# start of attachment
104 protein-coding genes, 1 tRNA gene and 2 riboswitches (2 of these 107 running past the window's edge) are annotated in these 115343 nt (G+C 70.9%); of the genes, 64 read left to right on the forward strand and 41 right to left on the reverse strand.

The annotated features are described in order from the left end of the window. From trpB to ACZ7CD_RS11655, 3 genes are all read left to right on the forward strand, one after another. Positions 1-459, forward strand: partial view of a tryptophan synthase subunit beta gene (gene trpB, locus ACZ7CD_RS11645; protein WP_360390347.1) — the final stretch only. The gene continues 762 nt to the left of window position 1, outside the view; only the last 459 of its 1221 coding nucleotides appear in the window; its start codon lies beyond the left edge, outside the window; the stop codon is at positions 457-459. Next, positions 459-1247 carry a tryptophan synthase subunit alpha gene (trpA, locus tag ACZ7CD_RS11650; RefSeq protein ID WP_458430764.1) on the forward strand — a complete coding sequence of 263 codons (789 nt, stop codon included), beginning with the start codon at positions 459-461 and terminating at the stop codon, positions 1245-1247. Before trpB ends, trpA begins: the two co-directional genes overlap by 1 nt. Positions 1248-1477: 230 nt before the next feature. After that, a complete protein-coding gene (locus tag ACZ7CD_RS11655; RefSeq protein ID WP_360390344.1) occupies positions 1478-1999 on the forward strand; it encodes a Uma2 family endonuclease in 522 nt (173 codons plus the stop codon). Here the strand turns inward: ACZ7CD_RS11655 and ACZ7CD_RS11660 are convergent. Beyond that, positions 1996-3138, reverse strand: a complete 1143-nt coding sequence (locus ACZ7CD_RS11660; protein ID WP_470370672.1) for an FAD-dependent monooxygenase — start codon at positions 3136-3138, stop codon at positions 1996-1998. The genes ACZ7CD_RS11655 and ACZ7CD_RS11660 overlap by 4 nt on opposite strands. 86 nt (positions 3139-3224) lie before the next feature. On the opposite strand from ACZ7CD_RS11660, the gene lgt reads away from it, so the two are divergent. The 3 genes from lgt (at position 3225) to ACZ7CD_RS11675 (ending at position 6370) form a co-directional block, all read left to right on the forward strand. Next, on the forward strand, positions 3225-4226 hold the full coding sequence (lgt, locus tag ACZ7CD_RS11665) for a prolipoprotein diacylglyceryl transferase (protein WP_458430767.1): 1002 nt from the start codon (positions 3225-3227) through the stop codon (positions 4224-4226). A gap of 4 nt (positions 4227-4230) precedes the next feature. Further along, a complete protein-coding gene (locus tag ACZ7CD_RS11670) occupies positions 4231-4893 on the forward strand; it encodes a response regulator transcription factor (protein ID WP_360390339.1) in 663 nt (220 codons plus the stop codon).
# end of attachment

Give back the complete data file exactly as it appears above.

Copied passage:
104 protein-coding genes, 1 tRNA gene and 2 riboswitches (2 of these 107 running past the window's edge) are annotated in these 115343 nt (G+C 70.9%); of the genes, 64 read left to right on the forward strand and 41 right to left on the reverse strand.

The annotated features are described in order from the left end of the window. From trpB to ACZ7CD_RS11655, 3 genes are all read left to right on the forward strand, one after another. Positions 1-459, forward strand: partial view of a tryptophan synthase subunit beta gene (gene trpB, locus ACZ7CD_RS11645; protein WP_360390347.1) — the final stretch only. The gene continues 762 nt to the left of window position 1, outside the view; only the last 459 of its 1221 coding nucleotides appear in the window; its start codon lies beyond the left edge, outside the window; the stop codon is at positions 457-459. Next, positions 459-1247 carry a tryptophan synthase subunit alpha gene (trpA, locus tag ACZ7CD_RS11650; RefSeq protein ID WP_458430764.1) on the forward strand — a complete coding sequence of 263 codons (789 nt, stop codon included), beginning with the start codon at positions 459-461 and terminating at the stop codon, positions 1245-1247. Before trpB ends, trpA begins: the two co-directional genes overlap by 1 nt. Positions 1248-1477: 230 nt before the next feature. After that, a complete protein-coding gene (locus tag ACZ7CD_RS11655; RefSeq protein ID WP_360390344.1) occupies positions 1478-1999 on the forward strand; it encodes a Uma2 family endonuclease in 522 nt (173 codons plus the stop codon). Here the strand turns inward: ACZ7CD_RS11655 and ACZ7CD_RS11660 are convergent. Beyond that, positions 1996-3138, reverse strand: a complete 1143-nt coding sequence (locus ACZ7CD_RS11660; protein ID WP_470370672.1) for an FAD-dependent monooxygenase — start codon at positions 3136-3138, stop codon at positions 1996-1998. The genes ACZ7CD_RS11655 and ACZ7CD_RS11660 overlap by 4 nt on opposite strands. 86 nt (positions 3139-3224) lie before the next feature. On the opposite strand from ACZ7CD_RS11660, the gene lgt reads away from it, so the two are divergent. The 3 genes from lgt (at position 3225) to ACZ7CD_RS11675 (ending at position 6370) form a co-directional block, all read left to right on the forward strand. Next, on the forward strand, positions 3225-4226 hold the full coding sequence (lgt, locus tag ACZ7CD_RS11665) for a prolipoprotein diacylglyceryl transferase (protein WP_458430767.1): 1002 nt from the start codon (positions 3225-3227) through the stop codon (positions 4224-4226). A gap of 4 nt (positions 4227-4230) precedes the next feature. Further along, a complete protein-coding gene (locus tag ACZ7CD_RS11670) occupies positions 4231-4893 on the forward strand; it encodes a response regulator transcription factor (protein ID WP_360390339.1) in 663 nt (220 codons plus the stop codon).